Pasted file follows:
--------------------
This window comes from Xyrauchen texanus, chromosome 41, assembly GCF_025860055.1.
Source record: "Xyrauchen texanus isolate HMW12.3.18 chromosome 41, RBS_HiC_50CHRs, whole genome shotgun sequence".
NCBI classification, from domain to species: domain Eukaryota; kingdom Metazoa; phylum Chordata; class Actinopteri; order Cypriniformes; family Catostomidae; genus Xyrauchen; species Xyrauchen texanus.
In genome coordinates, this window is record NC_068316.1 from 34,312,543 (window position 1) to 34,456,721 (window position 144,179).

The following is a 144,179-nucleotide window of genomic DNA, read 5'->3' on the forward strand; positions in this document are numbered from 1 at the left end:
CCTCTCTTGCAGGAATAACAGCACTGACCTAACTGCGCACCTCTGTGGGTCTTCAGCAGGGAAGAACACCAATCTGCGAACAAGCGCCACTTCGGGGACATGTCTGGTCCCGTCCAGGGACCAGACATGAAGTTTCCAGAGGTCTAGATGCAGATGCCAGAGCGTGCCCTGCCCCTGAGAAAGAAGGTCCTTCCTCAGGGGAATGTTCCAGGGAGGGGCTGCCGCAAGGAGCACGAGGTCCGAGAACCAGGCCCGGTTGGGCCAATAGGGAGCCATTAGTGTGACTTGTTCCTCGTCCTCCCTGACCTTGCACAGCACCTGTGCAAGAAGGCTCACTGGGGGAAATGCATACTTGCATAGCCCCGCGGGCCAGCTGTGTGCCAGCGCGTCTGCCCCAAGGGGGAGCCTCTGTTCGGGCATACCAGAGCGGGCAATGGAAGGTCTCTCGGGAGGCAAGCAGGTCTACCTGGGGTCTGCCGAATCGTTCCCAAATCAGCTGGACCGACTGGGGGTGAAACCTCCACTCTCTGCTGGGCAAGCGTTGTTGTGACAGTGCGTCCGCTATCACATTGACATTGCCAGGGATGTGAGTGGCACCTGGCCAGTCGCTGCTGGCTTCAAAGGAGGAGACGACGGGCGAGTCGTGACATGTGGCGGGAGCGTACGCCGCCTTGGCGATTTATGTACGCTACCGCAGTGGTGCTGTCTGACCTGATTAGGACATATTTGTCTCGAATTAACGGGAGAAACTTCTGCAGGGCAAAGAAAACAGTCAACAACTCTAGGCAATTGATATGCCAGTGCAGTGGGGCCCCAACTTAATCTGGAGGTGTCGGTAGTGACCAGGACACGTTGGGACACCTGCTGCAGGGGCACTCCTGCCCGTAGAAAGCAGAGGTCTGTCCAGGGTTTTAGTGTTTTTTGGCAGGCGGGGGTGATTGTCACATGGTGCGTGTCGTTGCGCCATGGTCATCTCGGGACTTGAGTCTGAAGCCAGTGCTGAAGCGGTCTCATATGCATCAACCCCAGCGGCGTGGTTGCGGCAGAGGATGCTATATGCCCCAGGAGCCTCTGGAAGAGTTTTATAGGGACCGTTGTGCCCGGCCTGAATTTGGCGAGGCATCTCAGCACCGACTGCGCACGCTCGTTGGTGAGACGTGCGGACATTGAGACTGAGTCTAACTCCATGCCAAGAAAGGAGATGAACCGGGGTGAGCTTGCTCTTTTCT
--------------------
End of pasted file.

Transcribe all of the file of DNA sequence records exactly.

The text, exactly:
This window comes from Xyrauchen texanus, chromosome 41, assembly GCF_025860055.1.
Source record: "Xyrauchen texanus isolate HMW12.3.18 chromosome 41, RBS_HiC_50CHRs, whole genome shotgun sequence".
NCBI classification, from domain to species: domain Eukaryota; kingdom Metazoa; phylum Chordata; class Actinopteri; order Cypriniformes; family Catostomidae; genus Xyrauchen; species Xyrauchen texanus.
In genome coordinates, this window is record NC_068316.1 from 34,312,543 (window position 1) to 34,456,721 (window position 144,179).

The following is a 144,179-nucleotide window of genomic DNA, read 5'->3' on the forward strand; positions in this document are numbered from 1 at the left end:
CCTCTCTTGCAGGAATAACAGCACTGACCTAACTGCGCACCTCTGTGGGTCTTCAGCAGGGAAGAACACCAATCTGCGAACAAGCGCCACTTCGGGGACATGTCTGGTCCCGTCCAGGGACCAGACATGAAGTTTCCAGAGGTCTAGATGCAGATGCCAGAGCGTGCCCTGCCCCTGAGAAAGAAGGTCCTTCCTCAGGGGAATGTTCCAGGGAGGGGCTGCCGCAAGGAGCACGAGGTCCGAGAACCAGGCCCGGTTGGGCCAATAGGGAGCCATTAGTGTGACTTGTTCCTCGTCCTCCCTGACCTTGCACAGCACCTGTGCAAGAAGGCTCACTGGGGGAAATGCATACTTGCATAGCCCCGCGGGCCAGCTGTGTGCCAGCGCGTCTGCCCCAAGGGGGAGCCTCTGTTCGGGCATACCAGAGCGGGCAATGGAAGGTCTCTCGGGAGGCAAGCAGGTCTACCTGGGGTCTGCCGAATCGTTCCCAAATCAGCTGGACCGACTGGGGGTGAAACCTCCACTCTCTGCTGGGCAAGCGTTGTTGTGACAGTGCGTCCGCTATCACATTGACATTGCCAGGGATGTGAGTGGCACCTGGCCAGTCGCTGCTGGCTTCAAAGGAGGAGACGACGGGCGAGTCGTGACATGTGGCGGGAGCGTACGCCGCCTTGGCGATTTATGTACGCTACCGCAGTGGTGCTGTCTGACCTGATTAGGACATATTTGTCTCGAATTAACGGGAGAAACTTCTGCAGGGCAAAGAAAACAGTCAACAACTCTAGGCAATTGATATGCCAGTGCAGTGGGGCCCCAACTTAATCTGGAGGTGTCGGTAGTGACCAGGACACGTTGGGACACCTGCTGCAGGGGCACTCCTGCCCGTAGAAAGCAGAGGTCTGTCCAGGGTTTTAGTGTTTTTTGGCAGGCGGGGGTGATTGTCACATGGTGCGTGTCGTTGCGCCATGGTCATCTCGGGACTTGAGTCTGAAGCCAGTGCTGAAGCGGTCTCATATGCATCAACCCCAGCGGCGTGGTTGCGGCAGAGGATGCTATATGCCCCAGGAGCCTCTGGAAGAGTTTTATAGGGACCGTTGTGCCCGGCCTGAATTTGGCGAGGCATCTCAGCACCGACTGCGCACGCTCGTTGGTGAGACGTGCGGACATTGAGACTGAGTCTAACTCCATGCCAAGAAAGGAGATGAACCGGGGTGAGCTTGCTCTTTTCT